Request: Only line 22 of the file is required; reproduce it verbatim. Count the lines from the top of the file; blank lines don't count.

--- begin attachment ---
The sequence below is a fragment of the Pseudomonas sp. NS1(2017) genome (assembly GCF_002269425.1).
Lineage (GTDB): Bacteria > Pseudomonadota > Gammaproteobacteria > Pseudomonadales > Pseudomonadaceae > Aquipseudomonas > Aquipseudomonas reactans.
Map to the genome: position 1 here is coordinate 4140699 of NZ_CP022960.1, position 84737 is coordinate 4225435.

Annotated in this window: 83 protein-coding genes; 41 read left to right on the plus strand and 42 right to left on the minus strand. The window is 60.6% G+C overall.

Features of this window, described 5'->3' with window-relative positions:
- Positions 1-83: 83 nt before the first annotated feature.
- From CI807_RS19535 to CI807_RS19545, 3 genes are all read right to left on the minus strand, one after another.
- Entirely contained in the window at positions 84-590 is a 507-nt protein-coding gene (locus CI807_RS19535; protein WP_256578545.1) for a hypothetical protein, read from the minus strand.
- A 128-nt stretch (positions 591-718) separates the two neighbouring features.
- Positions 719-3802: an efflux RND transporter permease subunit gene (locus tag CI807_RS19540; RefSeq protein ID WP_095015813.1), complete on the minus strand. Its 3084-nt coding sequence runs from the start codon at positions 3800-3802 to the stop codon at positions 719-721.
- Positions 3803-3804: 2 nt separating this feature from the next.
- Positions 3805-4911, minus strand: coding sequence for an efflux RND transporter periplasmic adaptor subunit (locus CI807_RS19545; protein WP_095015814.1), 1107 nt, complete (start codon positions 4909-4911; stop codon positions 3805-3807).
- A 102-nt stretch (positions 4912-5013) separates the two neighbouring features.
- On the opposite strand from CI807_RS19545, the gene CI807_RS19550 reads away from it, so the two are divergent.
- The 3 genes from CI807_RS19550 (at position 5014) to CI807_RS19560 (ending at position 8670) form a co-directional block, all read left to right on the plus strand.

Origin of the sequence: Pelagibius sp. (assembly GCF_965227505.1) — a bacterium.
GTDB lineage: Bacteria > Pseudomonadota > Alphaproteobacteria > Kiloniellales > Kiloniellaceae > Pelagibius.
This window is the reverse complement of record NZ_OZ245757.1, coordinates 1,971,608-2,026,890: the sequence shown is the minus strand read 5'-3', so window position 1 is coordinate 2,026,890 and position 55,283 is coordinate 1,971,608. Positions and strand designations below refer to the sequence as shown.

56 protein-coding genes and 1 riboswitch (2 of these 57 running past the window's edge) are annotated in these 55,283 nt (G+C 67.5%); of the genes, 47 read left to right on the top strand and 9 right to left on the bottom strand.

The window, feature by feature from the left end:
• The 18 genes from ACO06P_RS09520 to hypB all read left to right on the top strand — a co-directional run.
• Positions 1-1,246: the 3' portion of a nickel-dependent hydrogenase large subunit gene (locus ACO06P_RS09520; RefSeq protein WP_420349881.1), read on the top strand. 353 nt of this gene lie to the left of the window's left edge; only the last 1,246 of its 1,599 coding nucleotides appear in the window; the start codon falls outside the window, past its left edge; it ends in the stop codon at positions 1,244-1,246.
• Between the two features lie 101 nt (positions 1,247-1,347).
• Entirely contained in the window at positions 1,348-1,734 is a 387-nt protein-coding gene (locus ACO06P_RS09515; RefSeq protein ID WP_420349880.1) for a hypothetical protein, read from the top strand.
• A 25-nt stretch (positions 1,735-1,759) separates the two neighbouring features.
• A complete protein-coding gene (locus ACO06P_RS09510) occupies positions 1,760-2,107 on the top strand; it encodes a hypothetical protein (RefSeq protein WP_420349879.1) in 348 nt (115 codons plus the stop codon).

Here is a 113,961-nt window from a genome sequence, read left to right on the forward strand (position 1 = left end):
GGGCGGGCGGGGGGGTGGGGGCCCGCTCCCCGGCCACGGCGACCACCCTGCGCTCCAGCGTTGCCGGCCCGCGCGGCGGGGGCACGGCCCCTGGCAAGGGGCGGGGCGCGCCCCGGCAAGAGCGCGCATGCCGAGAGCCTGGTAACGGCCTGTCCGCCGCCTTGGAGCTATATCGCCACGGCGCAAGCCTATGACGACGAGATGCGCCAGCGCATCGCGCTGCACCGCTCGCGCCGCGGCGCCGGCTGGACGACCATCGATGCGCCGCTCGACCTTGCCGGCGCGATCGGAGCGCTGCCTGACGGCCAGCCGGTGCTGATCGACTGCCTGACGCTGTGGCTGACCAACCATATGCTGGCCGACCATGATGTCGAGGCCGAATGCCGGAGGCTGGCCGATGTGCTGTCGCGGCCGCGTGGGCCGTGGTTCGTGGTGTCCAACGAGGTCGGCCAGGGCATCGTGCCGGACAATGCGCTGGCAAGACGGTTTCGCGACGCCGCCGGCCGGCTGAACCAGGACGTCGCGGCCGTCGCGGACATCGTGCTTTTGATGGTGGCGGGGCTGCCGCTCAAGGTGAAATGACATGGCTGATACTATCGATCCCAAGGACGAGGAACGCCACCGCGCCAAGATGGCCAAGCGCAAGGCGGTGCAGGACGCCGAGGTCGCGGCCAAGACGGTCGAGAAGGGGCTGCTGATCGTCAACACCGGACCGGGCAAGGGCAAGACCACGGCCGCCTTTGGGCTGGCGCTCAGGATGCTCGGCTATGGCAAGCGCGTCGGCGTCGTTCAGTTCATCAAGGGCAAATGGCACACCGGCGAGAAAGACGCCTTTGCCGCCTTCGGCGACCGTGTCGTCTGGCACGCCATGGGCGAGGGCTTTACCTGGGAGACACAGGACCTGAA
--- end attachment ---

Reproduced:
• Positions 1-1,246: the 3' portion of a nickel-dependent hydrogenase large subunit gene (locus ACO06P_RS09520; RefSeq protein WP_420349881.1), read on the top strand. 353 nt of this gene lie to the left of the window's left edge; only the last 1,246 of its 1,599 coding nucleotides appear in the window; the start codon falls outside the window, past its left edge; it ends in the stop codon at positions 1,244-1,246.